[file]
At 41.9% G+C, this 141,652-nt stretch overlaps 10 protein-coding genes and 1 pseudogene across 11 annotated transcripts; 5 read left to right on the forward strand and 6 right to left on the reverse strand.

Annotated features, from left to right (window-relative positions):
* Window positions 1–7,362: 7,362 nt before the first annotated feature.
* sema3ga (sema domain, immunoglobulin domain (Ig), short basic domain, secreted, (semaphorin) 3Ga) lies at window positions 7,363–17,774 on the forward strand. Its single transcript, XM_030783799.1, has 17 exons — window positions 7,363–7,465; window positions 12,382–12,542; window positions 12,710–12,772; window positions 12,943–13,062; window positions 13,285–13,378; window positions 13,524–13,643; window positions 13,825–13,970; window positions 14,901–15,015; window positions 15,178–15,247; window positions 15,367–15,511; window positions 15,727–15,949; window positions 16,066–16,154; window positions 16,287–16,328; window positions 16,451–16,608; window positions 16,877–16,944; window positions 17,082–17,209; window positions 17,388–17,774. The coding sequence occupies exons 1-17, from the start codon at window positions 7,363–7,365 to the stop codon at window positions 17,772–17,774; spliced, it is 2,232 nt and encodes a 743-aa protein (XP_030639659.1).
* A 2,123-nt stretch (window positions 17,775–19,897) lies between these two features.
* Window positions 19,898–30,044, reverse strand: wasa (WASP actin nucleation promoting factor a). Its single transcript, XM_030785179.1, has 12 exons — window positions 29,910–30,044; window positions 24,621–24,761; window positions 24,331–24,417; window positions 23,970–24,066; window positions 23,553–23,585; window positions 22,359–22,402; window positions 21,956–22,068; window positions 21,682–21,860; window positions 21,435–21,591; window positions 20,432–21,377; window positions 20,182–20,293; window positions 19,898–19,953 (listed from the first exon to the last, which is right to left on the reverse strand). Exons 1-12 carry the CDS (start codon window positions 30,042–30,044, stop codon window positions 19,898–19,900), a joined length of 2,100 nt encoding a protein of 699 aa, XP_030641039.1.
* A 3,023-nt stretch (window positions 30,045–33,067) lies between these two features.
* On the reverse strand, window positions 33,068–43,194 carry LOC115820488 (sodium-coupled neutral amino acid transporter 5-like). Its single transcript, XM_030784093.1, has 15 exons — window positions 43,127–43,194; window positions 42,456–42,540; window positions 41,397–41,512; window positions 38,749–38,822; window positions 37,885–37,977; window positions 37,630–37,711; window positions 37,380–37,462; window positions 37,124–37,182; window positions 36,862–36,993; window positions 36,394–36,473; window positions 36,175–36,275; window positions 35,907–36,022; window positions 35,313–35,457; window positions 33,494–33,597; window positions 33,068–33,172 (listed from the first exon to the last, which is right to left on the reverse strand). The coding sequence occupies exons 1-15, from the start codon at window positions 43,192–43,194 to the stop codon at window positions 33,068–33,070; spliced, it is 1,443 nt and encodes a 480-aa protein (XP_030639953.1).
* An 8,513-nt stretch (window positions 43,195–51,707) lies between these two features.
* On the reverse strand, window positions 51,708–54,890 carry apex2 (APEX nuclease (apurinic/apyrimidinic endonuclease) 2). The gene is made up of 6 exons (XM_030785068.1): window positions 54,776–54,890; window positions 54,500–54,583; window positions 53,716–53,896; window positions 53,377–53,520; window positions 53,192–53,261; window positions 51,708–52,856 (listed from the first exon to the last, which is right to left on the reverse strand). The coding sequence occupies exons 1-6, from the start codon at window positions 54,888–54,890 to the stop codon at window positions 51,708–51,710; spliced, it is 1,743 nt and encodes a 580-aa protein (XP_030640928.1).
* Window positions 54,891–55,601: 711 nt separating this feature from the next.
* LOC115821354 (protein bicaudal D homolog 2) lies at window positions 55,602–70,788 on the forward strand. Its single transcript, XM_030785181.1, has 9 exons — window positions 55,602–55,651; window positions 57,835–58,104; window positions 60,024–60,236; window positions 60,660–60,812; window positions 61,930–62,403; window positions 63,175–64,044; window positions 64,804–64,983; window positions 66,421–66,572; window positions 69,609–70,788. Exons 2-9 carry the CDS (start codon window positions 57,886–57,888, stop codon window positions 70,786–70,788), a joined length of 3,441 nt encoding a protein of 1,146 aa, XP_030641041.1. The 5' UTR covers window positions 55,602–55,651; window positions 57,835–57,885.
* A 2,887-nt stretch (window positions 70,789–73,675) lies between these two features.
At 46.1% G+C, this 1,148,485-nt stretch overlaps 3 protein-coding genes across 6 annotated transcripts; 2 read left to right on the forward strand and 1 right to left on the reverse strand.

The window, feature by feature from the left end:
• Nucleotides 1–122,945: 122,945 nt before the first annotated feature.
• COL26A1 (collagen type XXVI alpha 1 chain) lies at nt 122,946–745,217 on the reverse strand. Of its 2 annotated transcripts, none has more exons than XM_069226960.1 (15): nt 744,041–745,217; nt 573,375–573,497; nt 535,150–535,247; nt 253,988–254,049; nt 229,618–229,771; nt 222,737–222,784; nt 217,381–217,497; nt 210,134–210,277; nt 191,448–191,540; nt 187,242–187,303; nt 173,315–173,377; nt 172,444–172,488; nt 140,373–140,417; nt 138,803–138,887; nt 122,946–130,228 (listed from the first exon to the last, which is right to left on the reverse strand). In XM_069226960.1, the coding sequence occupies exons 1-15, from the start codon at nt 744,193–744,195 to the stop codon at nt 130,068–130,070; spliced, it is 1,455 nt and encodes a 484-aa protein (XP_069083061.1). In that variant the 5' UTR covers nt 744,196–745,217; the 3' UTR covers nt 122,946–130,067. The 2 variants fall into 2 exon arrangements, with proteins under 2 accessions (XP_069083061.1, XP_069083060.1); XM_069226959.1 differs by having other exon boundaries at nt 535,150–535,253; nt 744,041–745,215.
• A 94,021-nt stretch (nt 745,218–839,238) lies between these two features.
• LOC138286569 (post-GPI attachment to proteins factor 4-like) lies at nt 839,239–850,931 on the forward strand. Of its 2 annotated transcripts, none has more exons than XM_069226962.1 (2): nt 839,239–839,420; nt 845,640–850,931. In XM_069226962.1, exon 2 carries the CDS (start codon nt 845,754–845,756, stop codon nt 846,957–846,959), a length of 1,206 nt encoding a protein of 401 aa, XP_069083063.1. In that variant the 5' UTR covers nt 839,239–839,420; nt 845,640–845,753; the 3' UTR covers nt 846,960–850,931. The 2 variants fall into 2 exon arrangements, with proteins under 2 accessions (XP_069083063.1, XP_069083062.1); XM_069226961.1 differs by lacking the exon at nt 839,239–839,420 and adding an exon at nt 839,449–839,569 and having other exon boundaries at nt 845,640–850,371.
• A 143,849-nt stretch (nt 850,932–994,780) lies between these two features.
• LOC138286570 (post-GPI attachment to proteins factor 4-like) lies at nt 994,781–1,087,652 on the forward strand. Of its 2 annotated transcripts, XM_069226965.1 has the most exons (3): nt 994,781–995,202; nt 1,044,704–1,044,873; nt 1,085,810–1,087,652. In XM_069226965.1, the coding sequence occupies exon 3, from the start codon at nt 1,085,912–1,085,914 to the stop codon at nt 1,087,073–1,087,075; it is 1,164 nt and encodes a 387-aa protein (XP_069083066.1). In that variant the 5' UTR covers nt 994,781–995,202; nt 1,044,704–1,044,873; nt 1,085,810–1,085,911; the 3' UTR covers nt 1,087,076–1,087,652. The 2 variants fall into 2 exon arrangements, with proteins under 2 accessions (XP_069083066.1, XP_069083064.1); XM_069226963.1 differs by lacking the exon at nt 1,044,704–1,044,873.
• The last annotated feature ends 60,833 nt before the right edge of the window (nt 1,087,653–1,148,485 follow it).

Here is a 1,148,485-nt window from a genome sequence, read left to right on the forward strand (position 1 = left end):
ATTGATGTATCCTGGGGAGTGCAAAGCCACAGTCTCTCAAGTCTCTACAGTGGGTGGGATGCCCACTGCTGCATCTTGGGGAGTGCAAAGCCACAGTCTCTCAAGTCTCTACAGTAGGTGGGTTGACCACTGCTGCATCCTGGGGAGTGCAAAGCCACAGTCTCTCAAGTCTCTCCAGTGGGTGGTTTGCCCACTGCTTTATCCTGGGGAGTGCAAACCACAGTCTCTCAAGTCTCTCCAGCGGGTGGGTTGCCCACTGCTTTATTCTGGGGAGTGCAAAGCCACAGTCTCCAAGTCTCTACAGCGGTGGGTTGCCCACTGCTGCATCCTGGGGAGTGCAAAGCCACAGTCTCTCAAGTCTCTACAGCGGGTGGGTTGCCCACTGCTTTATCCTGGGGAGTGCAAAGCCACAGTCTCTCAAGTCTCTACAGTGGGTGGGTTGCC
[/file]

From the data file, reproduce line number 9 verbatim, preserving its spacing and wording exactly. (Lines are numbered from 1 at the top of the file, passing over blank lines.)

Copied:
* An 8,513-nt stretch (window positions 43,195–51,707) lies between these two features.